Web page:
This module will provide a review of bilingual development, from childhood to adulthood. Some of the issues to be considered are:
Through a combination of lectures and readings, you will become acquainted with the findings of both case studies and group studies of bilingual children and adults (but the module will not focus specifically on L2 acquisition). In addition, each student will participate in a group presentation of one academic article. This will serve to focus student attention on the style of academic papers in the area, as a model for the data-based essay, as well as providing deeper familiarity with ideas relating to the week's topic through the opportunity of presenting them to others. The main theoretical issues debated in both the popular press and the scientific literature will be considered. By the end of the course you should have a good understanding of the complex questions surrounding bilingualism and be able to critically evaluate some of the issues involved.
Note that a Research Extension module can be taken alongside this module, for students who wish to write a dissertation.
This module will be capped at 35.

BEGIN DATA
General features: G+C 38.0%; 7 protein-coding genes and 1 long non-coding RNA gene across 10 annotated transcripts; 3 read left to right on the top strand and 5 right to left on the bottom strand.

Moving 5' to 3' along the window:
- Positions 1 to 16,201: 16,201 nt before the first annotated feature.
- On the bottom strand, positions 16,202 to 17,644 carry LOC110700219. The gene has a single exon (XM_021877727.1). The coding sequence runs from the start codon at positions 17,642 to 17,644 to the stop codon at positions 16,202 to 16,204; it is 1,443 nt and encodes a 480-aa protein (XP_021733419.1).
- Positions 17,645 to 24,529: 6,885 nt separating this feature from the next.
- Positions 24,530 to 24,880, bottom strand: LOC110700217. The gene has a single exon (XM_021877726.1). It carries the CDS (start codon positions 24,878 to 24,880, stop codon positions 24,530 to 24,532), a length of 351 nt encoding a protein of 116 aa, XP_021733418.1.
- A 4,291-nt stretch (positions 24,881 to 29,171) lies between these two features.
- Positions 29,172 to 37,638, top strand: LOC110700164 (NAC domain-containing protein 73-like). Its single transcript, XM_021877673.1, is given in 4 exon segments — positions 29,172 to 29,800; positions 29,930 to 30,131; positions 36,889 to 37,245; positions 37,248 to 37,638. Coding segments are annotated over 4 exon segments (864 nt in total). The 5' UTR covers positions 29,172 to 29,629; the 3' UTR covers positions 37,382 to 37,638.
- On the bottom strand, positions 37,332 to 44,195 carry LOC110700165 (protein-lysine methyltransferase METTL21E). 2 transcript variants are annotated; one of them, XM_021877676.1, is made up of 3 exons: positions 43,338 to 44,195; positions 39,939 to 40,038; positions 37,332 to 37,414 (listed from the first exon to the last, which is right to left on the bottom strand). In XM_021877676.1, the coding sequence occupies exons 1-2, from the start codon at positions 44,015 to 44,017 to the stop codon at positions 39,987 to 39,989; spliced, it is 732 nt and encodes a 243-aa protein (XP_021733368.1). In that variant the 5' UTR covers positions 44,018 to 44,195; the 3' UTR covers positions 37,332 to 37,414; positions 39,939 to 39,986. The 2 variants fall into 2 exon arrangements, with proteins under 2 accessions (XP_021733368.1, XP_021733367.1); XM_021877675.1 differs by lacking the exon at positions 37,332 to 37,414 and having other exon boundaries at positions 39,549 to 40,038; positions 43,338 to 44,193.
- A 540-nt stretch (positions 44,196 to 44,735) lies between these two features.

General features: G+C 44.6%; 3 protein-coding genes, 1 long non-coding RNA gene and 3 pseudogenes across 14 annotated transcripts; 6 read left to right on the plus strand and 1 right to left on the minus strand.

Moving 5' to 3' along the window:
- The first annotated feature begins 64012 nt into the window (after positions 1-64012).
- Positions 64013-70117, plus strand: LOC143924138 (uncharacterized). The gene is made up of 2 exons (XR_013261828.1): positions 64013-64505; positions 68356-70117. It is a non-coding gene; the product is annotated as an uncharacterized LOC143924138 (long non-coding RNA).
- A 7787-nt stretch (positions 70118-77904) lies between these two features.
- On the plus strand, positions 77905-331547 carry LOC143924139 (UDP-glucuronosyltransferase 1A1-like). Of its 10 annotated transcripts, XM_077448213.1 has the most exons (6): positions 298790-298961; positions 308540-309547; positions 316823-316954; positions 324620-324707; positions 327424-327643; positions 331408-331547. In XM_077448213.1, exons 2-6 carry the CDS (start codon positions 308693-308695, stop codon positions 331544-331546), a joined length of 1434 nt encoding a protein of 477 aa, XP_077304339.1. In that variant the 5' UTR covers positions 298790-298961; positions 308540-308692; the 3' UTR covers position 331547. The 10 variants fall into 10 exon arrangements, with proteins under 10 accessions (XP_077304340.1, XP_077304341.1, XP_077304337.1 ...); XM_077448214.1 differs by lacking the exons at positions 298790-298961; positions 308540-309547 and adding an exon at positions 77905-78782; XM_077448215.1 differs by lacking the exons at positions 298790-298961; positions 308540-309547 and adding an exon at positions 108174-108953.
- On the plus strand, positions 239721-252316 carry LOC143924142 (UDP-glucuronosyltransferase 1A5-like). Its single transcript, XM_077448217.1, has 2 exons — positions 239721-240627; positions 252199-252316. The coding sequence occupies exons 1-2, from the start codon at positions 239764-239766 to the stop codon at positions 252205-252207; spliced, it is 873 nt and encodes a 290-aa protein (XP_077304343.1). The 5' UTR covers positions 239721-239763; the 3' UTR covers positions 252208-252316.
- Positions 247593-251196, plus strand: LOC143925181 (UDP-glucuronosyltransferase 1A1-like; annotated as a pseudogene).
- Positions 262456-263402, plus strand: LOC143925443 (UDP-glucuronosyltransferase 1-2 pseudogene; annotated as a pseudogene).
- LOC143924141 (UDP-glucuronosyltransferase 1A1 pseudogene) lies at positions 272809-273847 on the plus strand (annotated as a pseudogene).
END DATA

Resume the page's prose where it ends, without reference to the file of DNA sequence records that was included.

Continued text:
Information for visiting students: Students are expected to have some experience with data analysis, whether in phonology or morphosyntax.
Three hours per week, of which:
|Weeks 2-5||Introduction to bilingualism, language development and code switching, and familiarization with bilingual language through case study papers and data analysis.|
|Weeks 7-10||Psycholinguistic and educational aspects of bilingualism.|
|Weeks 1-4||Engaging with issues in bilingualism: Group discussions and student presentation of papers.|
Readings will be available through the VLE.
500-word formative essay proposal for the data-based essay, due in Week 7 of Spring term. Students will receive feedback by Week 9 of Spring term.
Each student will take part in a group presentation of an academic article in one of the lecture sessions in Spring Term. These presentations will be formative only, but each group will receive feedback soon after the presentation.
All modules provide an opportunity to work on general oral/written communication skills (in class and in assessments) and general self management (organising your studies), alongside the specific skills in language or linguistics that the module teaches.
In addition, this module provides ample scope for the development of skills in creativity and innovation, in the open-topic data-based essay that you will write over the spring break. You will each choose a bilingual speaker’s dataset and analyse it from a perspective of your own choice. The opportunity to set your own question and find a way to answer it draws on the kind of creativity that will stand you in very good stead in the employment marketplace.
Follow this link to hear how past students use transferable skills from their degree in their current jobs.
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